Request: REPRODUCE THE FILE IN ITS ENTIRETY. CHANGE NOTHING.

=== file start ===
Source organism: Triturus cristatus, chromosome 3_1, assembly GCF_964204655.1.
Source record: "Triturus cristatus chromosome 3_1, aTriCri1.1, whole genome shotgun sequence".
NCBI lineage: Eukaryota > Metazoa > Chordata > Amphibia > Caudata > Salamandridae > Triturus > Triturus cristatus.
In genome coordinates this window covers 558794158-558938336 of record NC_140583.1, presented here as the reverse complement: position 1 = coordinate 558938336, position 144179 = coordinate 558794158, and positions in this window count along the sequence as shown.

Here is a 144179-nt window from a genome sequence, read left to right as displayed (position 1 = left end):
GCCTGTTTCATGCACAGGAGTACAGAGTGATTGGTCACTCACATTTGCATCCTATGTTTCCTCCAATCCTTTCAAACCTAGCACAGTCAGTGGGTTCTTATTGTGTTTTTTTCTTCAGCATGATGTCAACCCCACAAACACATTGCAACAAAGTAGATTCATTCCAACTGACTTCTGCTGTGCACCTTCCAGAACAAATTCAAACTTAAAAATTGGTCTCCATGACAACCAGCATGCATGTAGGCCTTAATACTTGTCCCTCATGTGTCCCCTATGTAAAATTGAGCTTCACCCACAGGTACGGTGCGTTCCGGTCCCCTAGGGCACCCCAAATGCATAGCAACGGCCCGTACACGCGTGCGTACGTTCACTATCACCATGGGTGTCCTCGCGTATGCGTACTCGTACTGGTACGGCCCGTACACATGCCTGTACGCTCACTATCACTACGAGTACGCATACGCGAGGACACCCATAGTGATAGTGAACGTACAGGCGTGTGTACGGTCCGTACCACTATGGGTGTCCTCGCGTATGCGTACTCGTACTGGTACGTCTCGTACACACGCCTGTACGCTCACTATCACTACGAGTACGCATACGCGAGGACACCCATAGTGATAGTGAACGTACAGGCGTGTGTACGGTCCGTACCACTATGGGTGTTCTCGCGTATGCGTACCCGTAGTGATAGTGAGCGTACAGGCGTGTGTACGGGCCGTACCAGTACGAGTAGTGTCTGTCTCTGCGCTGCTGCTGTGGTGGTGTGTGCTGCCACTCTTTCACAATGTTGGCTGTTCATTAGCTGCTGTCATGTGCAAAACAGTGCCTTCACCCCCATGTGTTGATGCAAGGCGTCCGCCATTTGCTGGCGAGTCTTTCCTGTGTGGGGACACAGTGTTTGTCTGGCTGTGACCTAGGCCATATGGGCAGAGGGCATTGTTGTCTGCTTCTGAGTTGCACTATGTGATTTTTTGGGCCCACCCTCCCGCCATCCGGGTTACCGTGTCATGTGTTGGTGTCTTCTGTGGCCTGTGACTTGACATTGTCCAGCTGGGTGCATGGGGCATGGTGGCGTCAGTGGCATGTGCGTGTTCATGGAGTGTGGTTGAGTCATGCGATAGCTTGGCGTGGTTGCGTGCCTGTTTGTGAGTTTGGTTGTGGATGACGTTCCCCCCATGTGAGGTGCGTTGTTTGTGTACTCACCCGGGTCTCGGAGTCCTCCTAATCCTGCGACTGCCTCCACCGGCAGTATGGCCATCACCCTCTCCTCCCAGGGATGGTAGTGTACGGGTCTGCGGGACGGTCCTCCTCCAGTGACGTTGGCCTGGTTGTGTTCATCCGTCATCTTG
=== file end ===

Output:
Source organism: Triturus cristatus, chromosome 3_1, assembly GCF_964204655.1.
Source record: "Triturus cristatus chromosome 3_1, aTriCri1.1, whole genome shotgun sequence".
NCBI lineage: Eukaryota > Metazoa > Chordata > Amphibia > Caudata > Salamandridae > Triturus > Triturus cristatus.
In genome coordinates this window covers 558794158-558938336 of record NC_140583.1, presented here as the reverse complement: position 1 = coordinate 558938336, position 144179 = coordinate 558794158, and positions in this window count along the sequence as shown.

Here is a 144179-nt window from a genome sequence, read left to right as displayed (position 1 = left end):
GCCTGTTTCATGCACAGGAGTACAGAGTGATTGGTCACTCACATTTGCATCCTATGTTTCCTCCAATCCTTTCAAACCTAGCACAGTCAGTGGGTTCTTATTGTGTTTTTTTCTTCAGCATGATGTCAACCCCACAAACACATTGCAACAAAGTAGATTCATTCCAACTGACTTCTGCTGTGCACCTTCCAGAACAAATTCAAACTTAAAAATTGGTCTCCATGACAACCAGCATGCATGTAGGCCTTAATACTTGTCCCTCATGTGTCCCCTATGTAAAATTGAGCTTCACCCACAGGTACGGTGCGTTCCGGTCCCCTAGGGCACCCCAAATGCATAGCAACGGCCCGTACACGCGTGCGTACGTTCACTATCACCATGGGTGTCCTCGCGTATGCGTACTCGTACTGGTACGGCCCGTACACATGCCTGTACGCTCACTATCACTACGAGTACGCATACGCGAGGACACCCATAGTGATAGTGAACGTACAGGCGTGTGTACGGTCCGTACCACTATGGGTGTCCTCGCGTATGCGTACTCGTACTGGTACGTCTCGTACACACGCCTGTACGCTCACTATCACTACGAGTACGCATACGCGAGGACACCCATAGTGATAGTGAACGTACAGGCGTGTGTACGGTCCGTACCACTATGGGTGTTCTCGCGTATGCGTACCCGTAGTGATAGTGAGCGTACAGGCGTGTGTACGGGCCGTACCAGTACGAGTAGTGTCTGTCTCTGCGCTGCTGCTGTGGTGGTGTGTGCTGCCACTCTTTCACAATGTTGGCTGTTCATTAGCTGCTGTCATGTGCAAAACAGTGCCTTCACCCCCATGTGTTGATGCAAGGCGTCCGCCATTTGCTGGCGAGTCTTTCCTGTGTGGGGACACAGTGTTTGTCTGGCTGTGACCTAGGCCATATGGGCAGAGGGCATTGTTGTCTGCTTCTGAGTTGCACTATGTGATTTTTTGGGCCCACCCTCCCGCCATCCGGGTTACCGTGTCATGTGTTGGTGTCTTCTGTGGCCTGTGACTTGACATTGTCCAGCTGGGTGCATGGGGCATGGTGGCGTCAGTGGCATGTGCGTGTTCATGGAGTGTGGTTGAGTCATGCGATAGCTTGGCGTGGTTGCGTGCCTGTTTGTGAGTTTGGTTGTGGATGACGTTCCCCCCATGTGAGGTGCGTTGTTTGTGTACTCACCCGGGTCTCGGAGTCCTCCTAATCCTGCGACTGCCTCCACCGGCAGTATGGCCATCACCCTCTCCTCCCAGGGATGGTAGTGTACGGGTCTGCGGGACGGTCCTCCTCCAGTGACGTTGGCCTGGTTGTGTTCATCCGTCATCTTG